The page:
With the Atlantic hurricane season starting in less than two weeks, a new report shows that hurricanes can cast a long shadow on survivors’ mental health.
The report comes from sociology graduate student David Russell and colleagues at Florida State University. Russell’s team studied 975 adolescents in Florida’s Miami-Dade County who lived through 1992’s Hurricane Andrew.
“At the time, the damage inflicted by Hurricane Andrew was unprecedented in U.S. history,” write Russell and colleagues.
Data came from mental health surveys. The youths took the first survey before Hurricane Andrew and the other surveys over the five to seven years after the hurricane.
The findings were presented in New Orleans at the Southern Sociological Society’s annual meeting and have been submitted for review to the journal Social Forces.
Stressed by the Storm
On the posthurricane surveys, participants noted if they had experienced any of these stressors from Hurricane Andrew:
--Away from home for longer than one week: 16.8 percent
--Home or apartment damaged: 8.9 percent
--Mother or father lost job after hurricane: 4.2 percent
--Changed schools due to hurricane: 2.8 percent
--In a shelter during hurricane: 1.8 percent
Students who endured those hurricane-related stresses were more likely than their peers to report other stressful events and symptoms of depression in future surveys.
Students who had experienced stressful events and psychological problems before Hurricane Andrew were “more adversely affected” than others by hurricane-related stressors, write Russell and colleagues.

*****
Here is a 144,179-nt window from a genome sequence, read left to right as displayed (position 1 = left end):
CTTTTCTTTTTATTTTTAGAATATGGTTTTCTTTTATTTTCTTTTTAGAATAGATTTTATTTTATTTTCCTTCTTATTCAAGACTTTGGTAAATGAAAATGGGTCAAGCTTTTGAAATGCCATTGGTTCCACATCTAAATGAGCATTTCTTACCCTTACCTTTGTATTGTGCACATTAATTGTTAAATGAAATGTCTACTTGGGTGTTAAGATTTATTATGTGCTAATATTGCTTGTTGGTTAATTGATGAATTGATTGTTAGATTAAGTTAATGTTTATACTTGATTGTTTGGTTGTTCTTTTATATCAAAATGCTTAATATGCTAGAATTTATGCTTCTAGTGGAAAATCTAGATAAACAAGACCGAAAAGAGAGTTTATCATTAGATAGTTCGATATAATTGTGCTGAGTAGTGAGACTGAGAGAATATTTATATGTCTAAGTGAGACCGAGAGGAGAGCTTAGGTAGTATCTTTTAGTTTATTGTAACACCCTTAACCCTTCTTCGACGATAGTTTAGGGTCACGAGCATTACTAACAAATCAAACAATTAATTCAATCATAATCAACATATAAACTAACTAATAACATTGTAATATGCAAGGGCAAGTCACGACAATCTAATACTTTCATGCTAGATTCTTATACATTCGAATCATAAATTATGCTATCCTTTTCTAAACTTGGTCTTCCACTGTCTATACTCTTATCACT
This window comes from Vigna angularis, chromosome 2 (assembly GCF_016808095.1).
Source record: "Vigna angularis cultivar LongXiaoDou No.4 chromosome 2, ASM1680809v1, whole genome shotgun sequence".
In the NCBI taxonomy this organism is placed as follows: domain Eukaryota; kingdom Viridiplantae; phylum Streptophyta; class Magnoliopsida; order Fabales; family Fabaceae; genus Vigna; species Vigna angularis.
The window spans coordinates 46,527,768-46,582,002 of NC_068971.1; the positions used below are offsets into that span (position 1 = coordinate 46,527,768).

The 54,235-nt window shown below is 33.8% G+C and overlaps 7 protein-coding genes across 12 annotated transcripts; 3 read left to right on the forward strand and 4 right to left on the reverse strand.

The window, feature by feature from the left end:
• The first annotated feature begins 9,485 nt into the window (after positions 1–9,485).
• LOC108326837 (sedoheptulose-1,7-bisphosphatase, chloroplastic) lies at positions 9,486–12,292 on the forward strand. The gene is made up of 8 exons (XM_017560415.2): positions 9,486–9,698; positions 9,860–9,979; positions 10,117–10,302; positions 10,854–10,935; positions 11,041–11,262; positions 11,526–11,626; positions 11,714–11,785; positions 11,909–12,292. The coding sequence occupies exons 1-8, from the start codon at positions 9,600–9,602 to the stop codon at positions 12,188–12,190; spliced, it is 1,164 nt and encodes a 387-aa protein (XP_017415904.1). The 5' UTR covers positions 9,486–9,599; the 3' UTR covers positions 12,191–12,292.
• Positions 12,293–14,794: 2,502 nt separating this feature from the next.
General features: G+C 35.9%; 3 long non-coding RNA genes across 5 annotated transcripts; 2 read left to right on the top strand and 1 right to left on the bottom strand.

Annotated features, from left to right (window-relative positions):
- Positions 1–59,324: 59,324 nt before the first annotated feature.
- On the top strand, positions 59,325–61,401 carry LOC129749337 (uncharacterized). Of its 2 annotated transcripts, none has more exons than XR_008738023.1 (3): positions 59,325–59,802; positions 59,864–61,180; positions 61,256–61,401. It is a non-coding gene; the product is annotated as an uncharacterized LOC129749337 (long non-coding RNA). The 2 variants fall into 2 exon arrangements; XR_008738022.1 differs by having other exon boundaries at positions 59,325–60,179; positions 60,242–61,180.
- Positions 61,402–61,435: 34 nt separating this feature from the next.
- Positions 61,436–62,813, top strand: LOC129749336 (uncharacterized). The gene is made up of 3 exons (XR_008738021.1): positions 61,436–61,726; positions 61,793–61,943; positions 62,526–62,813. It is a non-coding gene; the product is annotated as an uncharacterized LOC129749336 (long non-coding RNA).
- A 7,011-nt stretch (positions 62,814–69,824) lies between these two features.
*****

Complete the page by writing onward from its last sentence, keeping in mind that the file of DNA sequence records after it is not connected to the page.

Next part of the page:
Stress Upon Stress
The hurricane left a trail of problems in its wake, and those problems may have added to participants’ mental stresses.
“The experience of emotional turmoil following this disaster appears to increase risk for certain stressful life events, such as failing a grade in school, being sent away from home, or having to live apart from one’s parents,” the researchers write.
“We believe that these additional adversities act synergistically with previous stress and distress to increase one’s level of depressive symptoms in young adulthood,” Russell’s team continues.
They add that the findings might help response workers in future disasters identify people at high risk of developing mental health problems.
Russell and colleagues point out that they may have underestimated Hurricane Andrew’s mental health impact because the data didn’t cover participants who moved away after the hurricane.
Hurricane Katrina and its aftermath may have been bigger threats to mental health, the researchers write.
The Atlantic hurricane season is just around the corner. It officially lasts from June 1 to November 30 each year, but hurricanes can happen at other times.
By Miranda Hitti, reviewed by Louise Chang, MD
SOURCES: Southern Sociological Society’s 2006 Annual Meeting, March 22-25, 2006; New Orleans. National Oceanic and Atmospheric Administration’s Atlantic Oceanographic and Meteorological Laboratory: Hurricane Research Division: Frequently Asked Questions” News release, Florida State University.